All tongue ties should be released.

FALSE: Tongue ties should only be released when they are having symptoms and function is decreased. Sometimes tongue ties are all the way to the tip, however there are no side effects and the tongue still has full range of motion. Tongue ties should be released when you have symptoms such as: speech disorders that don’t seem to be getting better with speech therapy, limited range of motion, TMJ, headaches, sleep disturbances, picky eating, gagging on certain foods/pills, high narrow palates, snoring, food pocketing, etc. This means that the tongue is unable to function properly.

You can outgrow a tongue tie or stretch it out.

FALSE: This is not possible. The only way to fix a tongue tie is surgically.

A tongue tie release is not a “simple fix.”

TRUE: Orofacial Myofunctional therapy is needed as well as other medical professionals including: ENT, dentists, orthodontists, oral surgeons, GI, craniosacral therapists, chiropractors, and other “body work” professionals. You also have to do stretches and wound management after the release or it will reattach. There is usually less work that is needed when tongue ties are caught in infancy. Once a child and/or adult has dealt with the long term effects of the constant pulling of the tissue there more work needs to be done from the years of strain. The tongue has tissue that is connected from the base of our tongues all the way down to our toes. It can cause lots of damage including: neck strain, forward head position, plantar fasciitis, back pain, headaches, and more body strains.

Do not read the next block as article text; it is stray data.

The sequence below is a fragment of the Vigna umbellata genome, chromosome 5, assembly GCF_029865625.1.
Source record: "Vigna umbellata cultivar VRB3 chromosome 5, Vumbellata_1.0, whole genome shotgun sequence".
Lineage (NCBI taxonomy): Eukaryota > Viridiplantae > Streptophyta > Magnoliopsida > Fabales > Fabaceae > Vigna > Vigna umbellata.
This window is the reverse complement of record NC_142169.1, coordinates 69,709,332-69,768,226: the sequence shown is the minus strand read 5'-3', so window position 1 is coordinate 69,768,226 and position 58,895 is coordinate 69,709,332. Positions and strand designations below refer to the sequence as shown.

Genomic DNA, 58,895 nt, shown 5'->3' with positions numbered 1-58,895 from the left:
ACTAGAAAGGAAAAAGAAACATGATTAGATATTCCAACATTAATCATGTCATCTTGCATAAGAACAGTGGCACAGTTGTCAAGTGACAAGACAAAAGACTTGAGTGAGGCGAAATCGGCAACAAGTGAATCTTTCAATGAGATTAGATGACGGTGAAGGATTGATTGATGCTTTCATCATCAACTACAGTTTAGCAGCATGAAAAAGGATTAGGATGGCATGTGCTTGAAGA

Tongue ties are genetic

TRUE: There is a 70% likelihood that a person will have a tongue tie when they have a relative that has one.

Tongue ties are not common.

FALSE: Anterior tongue ties (tie to tip) is estimated to be 4-10% of all newborns. However when you include posterior tongue ties that number is closer to 20%.